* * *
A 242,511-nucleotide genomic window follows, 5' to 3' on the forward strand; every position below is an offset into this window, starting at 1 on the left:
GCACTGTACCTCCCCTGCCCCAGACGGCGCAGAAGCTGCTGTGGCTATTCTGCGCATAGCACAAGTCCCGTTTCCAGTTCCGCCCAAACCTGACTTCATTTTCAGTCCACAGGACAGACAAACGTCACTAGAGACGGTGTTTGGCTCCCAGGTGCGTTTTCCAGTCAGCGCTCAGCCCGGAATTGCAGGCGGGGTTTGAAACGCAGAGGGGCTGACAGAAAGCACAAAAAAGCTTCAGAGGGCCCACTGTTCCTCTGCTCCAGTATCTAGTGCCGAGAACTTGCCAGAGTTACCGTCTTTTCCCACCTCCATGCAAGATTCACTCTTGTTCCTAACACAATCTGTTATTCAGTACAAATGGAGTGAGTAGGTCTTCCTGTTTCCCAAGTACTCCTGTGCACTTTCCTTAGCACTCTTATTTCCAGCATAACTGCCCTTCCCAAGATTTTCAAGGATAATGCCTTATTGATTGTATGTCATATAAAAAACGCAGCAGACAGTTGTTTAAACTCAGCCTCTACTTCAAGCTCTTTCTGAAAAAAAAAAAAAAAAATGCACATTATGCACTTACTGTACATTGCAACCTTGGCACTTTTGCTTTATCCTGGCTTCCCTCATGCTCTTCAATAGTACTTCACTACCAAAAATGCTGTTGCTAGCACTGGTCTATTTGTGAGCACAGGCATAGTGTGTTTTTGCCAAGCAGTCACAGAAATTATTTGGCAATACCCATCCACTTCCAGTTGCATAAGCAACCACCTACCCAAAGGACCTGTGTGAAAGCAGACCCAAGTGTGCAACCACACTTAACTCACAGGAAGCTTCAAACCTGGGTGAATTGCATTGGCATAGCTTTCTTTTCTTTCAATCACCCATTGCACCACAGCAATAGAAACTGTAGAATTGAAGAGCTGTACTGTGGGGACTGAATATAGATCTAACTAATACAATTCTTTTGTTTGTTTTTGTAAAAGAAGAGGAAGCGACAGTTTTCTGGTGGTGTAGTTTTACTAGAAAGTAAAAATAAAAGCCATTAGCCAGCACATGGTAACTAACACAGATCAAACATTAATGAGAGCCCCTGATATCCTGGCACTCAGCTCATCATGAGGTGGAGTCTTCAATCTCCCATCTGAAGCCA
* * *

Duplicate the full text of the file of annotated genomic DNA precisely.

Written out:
A 242,511-nucleotide genomic window follows, 5' to 3' on the forward strand; every position below is an offset into this window, starting at 1 on the left:
GCACTGTACCTCCCCTGCCCCAGACGGCGCAGAAGCTGCTGTGGCTATTCTGCGCATAGCACAAGTCCCGTTTCCAGTTCCGCCCAAACCTGACTTCATTTTCAGTCCACAGGACAGACAAACGTCACTAGAGACGGTGTTTGGCTCCCAGGTGCGTTTTCCAGTCAGCGCTCAGCCCGGAATTGCAGGCGGGGTTTGAAACGCAGAGGGGCTGACAGAAAGCACAAAAAAGCTTCAGAGGGCCCACTGTTCCTCTGCTCCAGTATCTAGTGCCGAGAACTTGCCAGAGTTACCGTCTTTTCCCACCTCCATGCAAGATTCACTCTTGTTCCTAACACAATCTGTTATTCAGTACAAATGGAGTGAGTAGGTCTTCCTGTTTCCCAAGTACTCCTGTGCACTTTCCTTAGCACTCTTATTTCCAGCATAACTGCCCTTCCCAAGATTTTCAAGGATAATGCCTTATTGATTGTATGTCATATAAAAAACGCAGCAGACAGTTGTTTAAACTCAGCCTCTACTTCAAGCTCTTTCTGAAAAAAAAAAAAAAAAATGCACATTATGCACTTACTGTACATTGCAACCTTGGCACTTTTGCTTTATCCTGGCTTCCCTCATGCTCTTCAATAGTACTTCACTACCAAAAATGCTGTTGCTAGCACTGGTCTATTTGTGAGCACAGGCATAGTGTGTTTTTGCCAAGCAGTCACAGAAATTATTTGGCAATACCCATCCACTTCCAGTTGCATAAGCAACCACCTACCCAAAGGACCTGTGTGAAAGCAGACCCAAGTGTGCAACCACACTTAACTCACAGGAAGCTTCAAACCTGGGTGAATTGCATTGGCATAGCTTTCTTTTCTTTCAATCACCCATTGCACCACAGCAATAGAAACTGTAGAATTGAAGAGCTGTACTGTGGGGACTGAATATAGATCTAACTAATACAATTCTTTTGTTTGTTTTTGTAAAAGAAGAGGAAGCGACAGTTTTCTGGTGGTGTAGTTTTACTAGAAAGTAAAAATAAAAGCCATTAGCCAGCACATGGTAACTAACACAGATCAAACATTAATGAGAGCCCCTGATATCCTGGCACTCAGCTCATCATGAGGTGGAGTCTTCAATCTCCCATCTGAAGCCA